High Holy Day
If you don’t know anything about Rosh Hashanah or Yom Kippur, I urge you to read this first, as it will provide context for today’s post.
It’s always rough to find seats on the High Holidays.
This year, we found ours in the balcony.
I’d never sat up there before, above the rest of the congregation.
Above the rabbis.
Above the sacred scrolls.
It was weird.
Because we usually sit facing forward, facing the Torahs at the front of the room, normally I can only see the few people sitting in front of me and on either side.
This year’s bird’s-eye view allowed me to see all the way to the back of the sanctuary.
I could see people come late and settle in the uncomfortable green seats in the rear, rather than come farther up to find half-empty pews up front. I could see people holding their prayer books – going through the motions, standing and sitting at the right times – but whispering and laughing during much of the service. I saw people sleeping. And I saw people sending text messages. I watched as they tried to hide their devices on their laps or below their seats or behind their prayer books.
I have always wondered about people who attend temple on the High Holidays but don’t really listen to the message.
Our rabbi noted that the more difficult a holiday is to keep, the more people actually do it. He said this is why more people show up on Yom Kippur – a fasting day – than on any other regular old Jewish holiday.
I would argue it’s the life and death thing that packs the house.
For many Jewish people, there is a sense that if you don’t show up for the High Holidays, you are risking some serious bad karma: Why take the risk and stay home? Maybe some people think that just by showing up they might tip the cosmic scales.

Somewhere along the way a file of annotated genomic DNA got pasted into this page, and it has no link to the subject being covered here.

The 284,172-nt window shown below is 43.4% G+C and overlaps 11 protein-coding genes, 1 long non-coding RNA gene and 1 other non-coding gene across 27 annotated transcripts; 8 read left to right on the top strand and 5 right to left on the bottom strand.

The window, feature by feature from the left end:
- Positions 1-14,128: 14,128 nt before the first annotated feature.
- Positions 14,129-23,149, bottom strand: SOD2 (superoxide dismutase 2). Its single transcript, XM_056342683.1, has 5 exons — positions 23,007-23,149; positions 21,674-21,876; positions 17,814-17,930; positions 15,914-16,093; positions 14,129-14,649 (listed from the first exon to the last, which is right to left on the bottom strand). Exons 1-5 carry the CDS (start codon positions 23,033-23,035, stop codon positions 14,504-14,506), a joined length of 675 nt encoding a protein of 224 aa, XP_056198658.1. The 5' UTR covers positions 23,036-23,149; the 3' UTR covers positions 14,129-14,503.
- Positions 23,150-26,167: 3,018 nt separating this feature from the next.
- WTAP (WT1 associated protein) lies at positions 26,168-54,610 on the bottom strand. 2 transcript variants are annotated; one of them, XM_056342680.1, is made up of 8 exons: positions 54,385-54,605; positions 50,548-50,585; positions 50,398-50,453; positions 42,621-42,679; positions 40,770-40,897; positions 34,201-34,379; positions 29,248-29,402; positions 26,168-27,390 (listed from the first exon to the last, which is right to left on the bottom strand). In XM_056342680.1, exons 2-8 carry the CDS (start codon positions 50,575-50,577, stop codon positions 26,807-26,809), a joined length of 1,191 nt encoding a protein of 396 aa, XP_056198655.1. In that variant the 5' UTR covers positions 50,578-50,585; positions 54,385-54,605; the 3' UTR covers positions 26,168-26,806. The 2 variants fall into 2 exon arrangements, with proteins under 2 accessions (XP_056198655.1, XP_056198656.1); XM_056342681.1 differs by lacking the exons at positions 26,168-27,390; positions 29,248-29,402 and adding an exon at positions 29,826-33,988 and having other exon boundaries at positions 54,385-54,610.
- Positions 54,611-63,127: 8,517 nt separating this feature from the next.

So they come.
But why come if you are just going to talk? Or text?
Why come if your heart isn’t in it?
During his sermon, the rabbi called upon us to think about how we can be better people in 5773.
And then I was caught.
Because what was I doing but sitting there judging others?
I was ashamed.
Being a Smuggy Schmostein is rarely productive.
After temple, my husband, my son and I put on our street clothes, and walked to a nearby creek to perform tashlich, a ritual where Jews gather near a live body of water to recite a prayer in which we ask G-d to “cast our sins into the depths of the sea.”
As we emptied our pockets, removing all the lint and crud that had accumulated in the littlest nooks and crannies and shook out our clothes, I felt better. These rituals, strange as they might seem, do offer comfort. In performing tashlich, I felt like I had been given an opportunity to leave old shortcomings behind, thus allowing for the chance to start the year with a clean slate.
Standing by the creek with my long list of transgressions, I silently apologized for judging the back-of-the sanctuary-sitters, the chitty-chatters, and the temple-texters.
And I promised not to sit in the balcony again.
Because, really, who am I to place myself above anyone else?
Who am I to judge?
Last night at dinner, we dipped apple slices in honey, and I saw we were actually low on honey.
I made a mental note to add “honey” to my grocery list.
As is the tradition, we wished each other a sweet year, one filled with good health and peace.
And I extend the same wishes the same to each of you.
We could all use a little less bitter and a little more sweetness in our lives. Don’cha think?
So what’s on your real and figurative grocery list this week? I definitely need honey, but I’ll leave judgment on the shelf, next to the Ho-Ho’s.
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